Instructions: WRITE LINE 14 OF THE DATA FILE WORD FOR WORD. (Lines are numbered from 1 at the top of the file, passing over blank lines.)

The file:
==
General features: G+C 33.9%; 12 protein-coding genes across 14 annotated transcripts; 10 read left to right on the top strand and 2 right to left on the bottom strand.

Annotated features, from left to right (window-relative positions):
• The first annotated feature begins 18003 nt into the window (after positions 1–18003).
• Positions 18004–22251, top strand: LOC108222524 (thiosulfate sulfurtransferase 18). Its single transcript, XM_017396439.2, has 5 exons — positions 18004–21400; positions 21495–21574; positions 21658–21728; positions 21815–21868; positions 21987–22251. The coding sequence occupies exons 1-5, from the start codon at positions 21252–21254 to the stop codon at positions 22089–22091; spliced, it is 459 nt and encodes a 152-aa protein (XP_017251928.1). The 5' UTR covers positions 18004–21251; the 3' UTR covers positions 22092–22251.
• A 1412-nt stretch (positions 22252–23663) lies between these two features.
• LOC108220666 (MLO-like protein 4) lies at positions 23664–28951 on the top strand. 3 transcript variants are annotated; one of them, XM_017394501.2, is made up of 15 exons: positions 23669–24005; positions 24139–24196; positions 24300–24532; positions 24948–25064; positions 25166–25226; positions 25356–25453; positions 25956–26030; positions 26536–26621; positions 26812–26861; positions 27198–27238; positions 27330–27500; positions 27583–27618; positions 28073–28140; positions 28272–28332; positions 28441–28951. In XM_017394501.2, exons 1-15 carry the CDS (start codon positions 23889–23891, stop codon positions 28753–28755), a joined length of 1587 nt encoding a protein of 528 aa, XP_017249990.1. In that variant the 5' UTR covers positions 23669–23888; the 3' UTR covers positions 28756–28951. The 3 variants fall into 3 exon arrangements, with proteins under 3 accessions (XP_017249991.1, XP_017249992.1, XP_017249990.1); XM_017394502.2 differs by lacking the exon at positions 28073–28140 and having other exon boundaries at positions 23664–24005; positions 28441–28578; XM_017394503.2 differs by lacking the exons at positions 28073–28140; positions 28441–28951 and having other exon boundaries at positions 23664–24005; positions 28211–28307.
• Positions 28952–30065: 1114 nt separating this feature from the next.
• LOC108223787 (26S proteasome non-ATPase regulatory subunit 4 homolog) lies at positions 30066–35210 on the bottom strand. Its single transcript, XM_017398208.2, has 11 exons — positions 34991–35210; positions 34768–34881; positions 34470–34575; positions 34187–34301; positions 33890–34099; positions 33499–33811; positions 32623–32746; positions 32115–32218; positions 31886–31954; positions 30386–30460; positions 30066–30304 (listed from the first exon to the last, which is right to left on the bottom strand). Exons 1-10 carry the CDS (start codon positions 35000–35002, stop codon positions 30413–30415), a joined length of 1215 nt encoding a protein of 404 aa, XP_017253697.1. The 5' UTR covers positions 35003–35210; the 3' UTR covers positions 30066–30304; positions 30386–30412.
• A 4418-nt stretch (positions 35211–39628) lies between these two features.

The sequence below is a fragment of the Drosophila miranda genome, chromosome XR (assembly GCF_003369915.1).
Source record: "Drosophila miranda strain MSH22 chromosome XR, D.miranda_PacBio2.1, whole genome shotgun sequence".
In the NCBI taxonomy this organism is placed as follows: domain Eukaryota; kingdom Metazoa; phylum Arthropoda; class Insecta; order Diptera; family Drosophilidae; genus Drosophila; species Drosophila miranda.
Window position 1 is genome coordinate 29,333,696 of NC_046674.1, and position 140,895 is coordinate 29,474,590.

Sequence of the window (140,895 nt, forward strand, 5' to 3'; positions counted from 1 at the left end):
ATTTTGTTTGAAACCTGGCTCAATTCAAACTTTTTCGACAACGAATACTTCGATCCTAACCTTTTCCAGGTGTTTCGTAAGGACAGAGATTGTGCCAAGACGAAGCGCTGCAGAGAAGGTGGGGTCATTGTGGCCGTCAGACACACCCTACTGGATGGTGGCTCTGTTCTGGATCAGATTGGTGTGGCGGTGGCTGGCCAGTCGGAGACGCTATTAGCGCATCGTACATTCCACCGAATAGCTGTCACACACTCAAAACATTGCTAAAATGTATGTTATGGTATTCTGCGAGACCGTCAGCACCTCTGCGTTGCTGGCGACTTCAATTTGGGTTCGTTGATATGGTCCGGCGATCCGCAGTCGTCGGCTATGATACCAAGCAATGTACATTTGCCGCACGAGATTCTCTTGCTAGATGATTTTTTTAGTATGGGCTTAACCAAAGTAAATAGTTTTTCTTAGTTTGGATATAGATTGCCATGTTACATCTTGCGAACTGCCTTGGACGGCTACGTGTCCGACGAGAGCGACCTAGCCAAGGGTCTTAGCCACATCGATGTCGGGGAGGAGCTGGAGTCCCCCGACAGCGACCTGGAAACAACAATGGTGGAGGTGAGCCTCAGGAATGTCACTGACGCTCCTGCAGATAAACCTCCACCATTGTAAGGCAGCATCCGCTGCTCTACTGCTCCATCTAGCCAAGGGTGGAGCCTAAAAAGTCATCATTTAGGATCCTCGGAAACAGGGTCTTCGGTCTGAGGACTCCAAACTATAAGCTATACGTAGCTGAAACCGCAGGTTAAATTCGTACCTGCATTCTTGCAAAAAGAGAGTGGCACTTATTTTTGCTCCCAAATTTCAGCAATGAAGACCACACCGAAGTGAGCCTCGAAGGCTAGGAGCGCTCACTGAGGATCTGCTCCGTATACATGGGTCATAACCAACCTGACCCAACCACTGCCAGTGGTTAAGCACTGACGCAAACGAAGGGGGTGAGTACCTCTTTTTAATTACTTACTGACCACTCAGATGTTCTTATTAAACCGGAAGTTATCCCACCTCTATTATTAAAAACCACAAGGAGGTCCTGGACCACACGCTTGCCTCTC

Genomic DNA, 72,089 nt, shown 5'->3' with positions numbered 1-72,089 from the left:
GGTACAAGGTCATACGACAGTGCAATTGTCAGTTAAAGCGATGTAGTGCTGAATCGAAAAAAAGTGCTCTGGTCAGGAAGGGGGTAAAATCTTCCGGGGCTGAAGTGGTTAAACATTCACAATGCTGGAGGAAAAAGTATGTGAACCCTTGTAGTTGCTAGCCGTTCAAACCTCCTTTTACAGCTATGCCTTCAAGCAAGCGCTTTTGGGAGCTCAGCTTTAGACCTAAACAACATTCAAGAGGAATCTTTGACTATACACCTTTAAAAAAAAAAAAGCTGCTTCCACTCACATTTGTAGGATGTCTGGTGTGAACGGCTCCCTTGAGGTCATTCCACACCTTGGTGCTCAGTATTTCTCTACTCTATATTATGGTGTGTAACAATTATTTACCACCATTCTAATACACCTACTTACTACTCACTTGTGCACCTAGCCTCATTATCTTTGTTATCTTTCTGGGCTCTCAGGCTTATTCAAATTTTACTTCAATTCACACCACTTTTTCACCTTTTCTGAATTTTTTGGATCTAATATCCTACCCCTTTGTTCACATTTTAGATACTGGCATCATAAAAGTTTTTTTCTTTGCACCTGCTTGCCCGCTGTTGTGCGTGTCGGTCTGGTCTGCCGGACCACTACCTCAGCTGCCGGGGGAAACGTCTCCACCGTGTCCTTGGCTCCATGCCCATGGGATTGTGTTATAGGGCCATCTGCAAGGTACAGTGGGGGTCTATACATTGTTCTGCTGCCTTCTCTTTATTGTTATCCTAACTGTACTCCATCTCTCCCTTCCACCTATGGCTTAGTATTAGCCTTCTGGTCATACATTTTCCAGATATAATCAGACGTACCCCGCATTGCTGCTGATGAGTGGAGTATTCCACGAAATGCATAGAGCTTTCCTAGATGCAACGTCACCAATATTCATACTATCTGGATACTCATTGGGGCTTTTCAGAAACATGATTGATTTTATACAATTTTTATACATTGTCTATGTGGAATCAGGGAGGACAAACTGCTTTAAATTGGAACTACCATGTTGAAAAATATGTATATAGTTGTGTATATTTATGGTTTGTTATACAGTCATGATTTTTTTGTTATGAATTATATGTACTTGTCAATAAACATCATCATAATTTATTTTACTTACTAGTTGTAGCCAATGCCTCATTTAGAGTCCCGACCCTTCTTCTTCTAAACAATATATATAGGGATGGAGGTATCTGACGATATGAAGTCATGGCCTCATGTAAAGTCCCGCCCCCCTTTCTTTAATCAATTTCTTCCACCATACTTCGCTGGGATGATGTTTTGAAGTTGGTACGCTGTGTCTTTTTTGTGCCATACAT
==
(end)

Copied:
Sequence of the window (140,895 nt, forward strand, 5' to 3'; positions counted from 1 at the left end):